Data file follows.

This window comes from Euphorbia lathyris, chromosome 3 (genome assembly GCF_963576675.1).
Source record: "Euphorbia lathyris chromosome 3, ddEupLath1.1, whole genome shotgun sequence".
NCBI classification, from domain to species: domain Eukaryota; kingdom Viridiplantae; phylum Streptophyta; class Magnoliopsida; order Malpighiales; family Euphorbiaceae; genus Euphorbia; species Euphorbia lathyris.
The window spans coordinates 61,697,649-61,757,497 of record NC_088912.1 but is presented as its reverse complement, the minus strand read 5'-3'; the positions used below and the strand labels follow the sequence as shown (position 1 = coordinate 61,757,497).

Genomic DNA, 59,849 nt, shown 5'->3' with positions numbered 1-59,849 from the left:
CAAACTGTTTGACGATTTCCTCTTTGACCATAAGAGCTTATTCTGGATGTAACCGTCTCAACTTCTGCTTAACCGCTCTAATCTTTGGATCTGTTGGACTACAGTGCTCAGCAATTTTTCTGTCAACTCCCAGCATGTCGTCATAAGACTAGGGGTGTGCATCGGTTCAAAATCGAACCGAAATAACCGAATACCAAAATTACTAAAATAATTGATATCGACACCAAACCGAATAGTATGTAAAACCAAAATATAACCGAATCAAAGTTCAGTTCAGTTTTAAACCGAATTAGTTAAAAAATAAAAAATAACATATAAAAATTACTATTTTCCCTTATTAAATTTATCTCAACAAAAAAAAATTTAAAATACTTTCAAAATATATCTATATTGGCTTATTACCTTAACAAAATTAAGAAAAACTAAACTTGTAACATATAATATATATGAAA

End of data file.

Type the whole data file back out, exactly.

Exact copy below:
This window comes from Euphorbia lathyris, chromosome 3 (genome assembly GCF_963576675.1).
Source record: "Euphorbia lathyris chromosome 3, ddEupLath1.1, whole genome shotgun sequence".
NCBI classification, from domain to species: domain Eukaryota; kingdom Viridiplantae; phylum Streptophyta; class Magnoliopsida; order Malpighiales; family Euphorbiaceae; genus Euphorbia; species Euphorbia lathyris.
The window spans coordinates 61,697,649-61,757,497 of record NC_088912.1 but is presented as its reverse complement, the minus strand read 5'-3'; the positions used below and the strand labels follow the sequence as shown (position 1 = coordinate 61,757,497).

Genomic DNA, 59,849 nt, shown 5'->3' with positions numbered 1-59,849 from the left:
CAAACTGTTTGACGATTTCCTCTTTGACCATAAGAGCTTATTCTGGATGTAACCGTCTCAACTTCTGCTTAACCGCTCTAATCTTTGGATCTGTTGGACTACAGTGCTCAGCAATTTTTCTGTCAACTCCCAGCATGTCGTCATAAGACTAGGGGTGTGCATCGGTTCAAAATCGAACCGAAATAACCGAATACCAAAATTACTAAAATAATTGATATCGACACCAAACCGAATAGTATGTAAAACCAAAATATAACCGAATCAAAGTTCAGTTCAGTTTTAAACCGAATTAGTTAAAAAATAAAAAATAACATATAAAAATTACTATTTTCCCTTATTAAATTTATCTCAACAAAAAAAAATTTAAAATACTTTCAAAATATATCTATATTGGCTTATTACCTTAACAAAATTAAGAAAAACTAAACTTGTAACATATAATATATATGAAA